and right, which was done, but without any particular effect. On the morning of the 16th, after the attack on our right, the enemy made his appearance in front of General Burnham's line, and made several vigorous attacks, which were handsomely repulsed by the One hundred and eighteenth New York and the Tenth and Thirteenth New Hampshire. I regret to have to report that the commanding officer of the Eighth Connecticut, occupying the extreme right, withdrew that regiment from a position that was susceptible of being turned, but before it was sufficiently endangered. It might have caused trouble to the rest of the line.
On the whole, the conduct of this brigade was very exemplary. They held their ground until ordered to retire, and this was only given after the withdrawal of the division on my right. Sanders' two regiments were moved and placed in a second and third line, resting with their right on the turnpike.
I submit with this Brigadier-General Burnham's report* of the operations of his brigade, and respectfully call attention to its details. I submit also Colonel Sanders' report.*
It is my disagreeable duty to report a very disgraceful performance of the Nineteenth Wisconsin, that can only be traced to a general and entire want of proper discipline-a performance that would have been shameful on the part of the rawest militia. While lying in the edge of the wood just in front of the Half-Way House, an order was sent to throw back the right of the first company or division, so as to meet, if necessary, any force likely to turn the right. From the unskillfulness of the officer in command, Lieutenant-Colonel Strong, the whole regiment rose to its feet and began to fall to the rear.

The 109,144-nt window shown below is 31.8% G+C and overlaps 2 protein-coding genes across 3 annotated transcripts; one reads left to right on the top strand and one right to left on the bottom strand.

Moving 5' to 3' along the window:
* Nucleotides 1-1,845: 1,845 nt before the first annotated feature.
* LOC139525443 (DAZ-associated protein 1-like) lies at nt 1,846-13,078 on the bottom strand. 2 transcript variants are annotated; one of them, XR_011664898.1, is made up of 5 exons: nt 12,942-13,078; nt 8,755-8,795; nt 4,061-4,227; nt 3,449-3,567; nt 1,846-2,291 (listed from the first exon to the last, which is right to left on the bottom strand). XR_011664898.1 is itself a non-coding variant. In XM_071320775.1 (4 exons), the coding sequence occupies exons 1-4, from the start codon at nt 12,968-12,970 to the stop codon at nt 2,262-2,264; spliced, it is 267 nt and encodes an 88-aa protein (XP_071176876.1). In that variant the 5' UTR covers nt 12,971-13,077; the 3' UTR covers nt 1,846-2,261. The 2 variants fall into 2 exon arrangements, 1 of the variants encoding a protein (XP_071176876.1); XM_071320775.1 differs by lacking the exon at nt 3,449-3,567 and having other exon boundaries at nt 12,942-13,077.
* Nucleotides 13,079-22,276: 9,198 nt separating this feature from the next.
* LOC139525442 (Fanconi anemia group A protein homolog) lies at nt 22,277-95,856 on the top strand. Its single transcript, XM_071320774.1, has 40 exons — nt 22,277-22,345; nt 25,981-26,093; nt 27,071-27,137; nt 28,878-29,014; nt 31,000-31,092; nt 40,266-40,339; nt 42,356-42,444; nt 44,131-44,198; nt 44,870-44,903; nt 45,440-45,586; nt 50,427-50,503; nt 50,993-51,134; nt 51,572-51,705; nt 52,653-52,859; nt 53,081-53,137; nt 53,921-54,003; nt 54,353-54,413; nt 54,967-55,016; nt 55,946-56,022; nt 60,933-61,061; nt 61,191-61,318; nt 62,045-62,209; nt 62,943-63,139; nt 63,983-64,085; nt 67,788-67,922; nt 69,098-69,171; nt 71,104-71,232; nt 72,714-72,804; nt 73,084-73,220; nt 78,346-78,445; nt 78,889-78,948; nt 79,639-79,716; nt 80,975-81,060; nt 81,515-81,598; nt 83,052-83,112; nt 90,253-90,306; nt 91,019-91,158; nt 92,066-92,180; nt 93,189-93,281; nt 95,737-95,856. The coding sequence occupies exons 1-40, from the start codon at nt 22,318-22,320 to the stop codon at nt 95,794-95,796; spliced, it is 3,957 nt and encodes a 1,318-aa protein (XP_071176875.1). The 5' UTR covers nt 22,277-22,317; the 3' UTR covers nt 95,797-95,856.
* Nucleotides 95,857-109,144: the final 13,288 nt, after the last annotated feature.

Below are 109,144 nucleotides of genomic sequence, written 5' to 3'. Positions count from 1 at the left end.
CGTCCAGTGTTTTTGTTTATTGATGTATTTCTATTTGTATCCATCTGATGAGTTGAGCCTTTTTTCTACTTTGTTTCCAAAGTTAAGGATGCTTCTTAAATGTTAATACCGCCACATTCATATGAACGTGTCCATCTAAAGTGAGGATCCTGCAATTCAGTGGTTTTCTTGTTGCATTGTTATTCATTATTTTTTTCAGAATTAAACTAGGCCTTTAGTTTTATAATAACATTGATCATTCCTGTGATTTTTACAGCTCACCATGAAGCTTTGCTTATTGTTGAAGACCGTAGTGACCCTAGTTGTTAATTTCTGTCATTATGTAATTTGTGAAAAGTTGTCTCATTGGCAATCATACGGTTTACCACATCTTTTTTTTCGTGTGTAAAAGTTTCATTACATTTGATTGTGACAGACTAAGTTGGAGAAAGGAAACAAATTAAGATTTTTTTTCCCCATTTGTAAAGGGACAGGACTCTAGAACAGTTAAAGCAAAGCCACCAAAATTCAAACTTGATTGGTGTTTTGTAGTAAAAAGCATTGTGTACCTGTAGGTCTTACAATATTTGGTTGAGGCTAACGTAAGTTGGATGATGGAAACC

When ordered to resume their position, the regiment moved forward at a double-quick and with cheers, as though this was the only way to get them to advance. On reaching the woods, they completed the performance by delivering a volley from nearly all the regiment, firing into the One hundred and eighty-eighth Pennsylvania Volunteers that was in their front, killing and wounding quite a number of them.
I also inclose Major Schenck's report* of the artillery brigade during all the time we have been on this peninsula.
I beg leave to call attention to Brigadier-General Burnham's commendation of officers, which I concur in, as being judicious and well deserved. Commendations are also due the officers of my staff for faithful performance of duty. They are: Captain Theodore Read, assistant adjutant-general; Captain William R. Howe, assistant adjutant-general and acting assistant inspector-general; Lieutenants Parsons and Wheeler, Fourth Vermont Volunteers, aides-de-camp; Lieutenant William J. Ladd, Thirteenth New Hampshire Volunteers, commissary of musters.
On the receipt of special reports in regard to the conduct of individuals, I shall make one in regard to conduct of those that came under my observation.
W. T. H. BROOKS,
ASSISTANT ADJUTANT-GENERAL, 18TH ARMY CORPS.
*See pp. 132, 141, 146.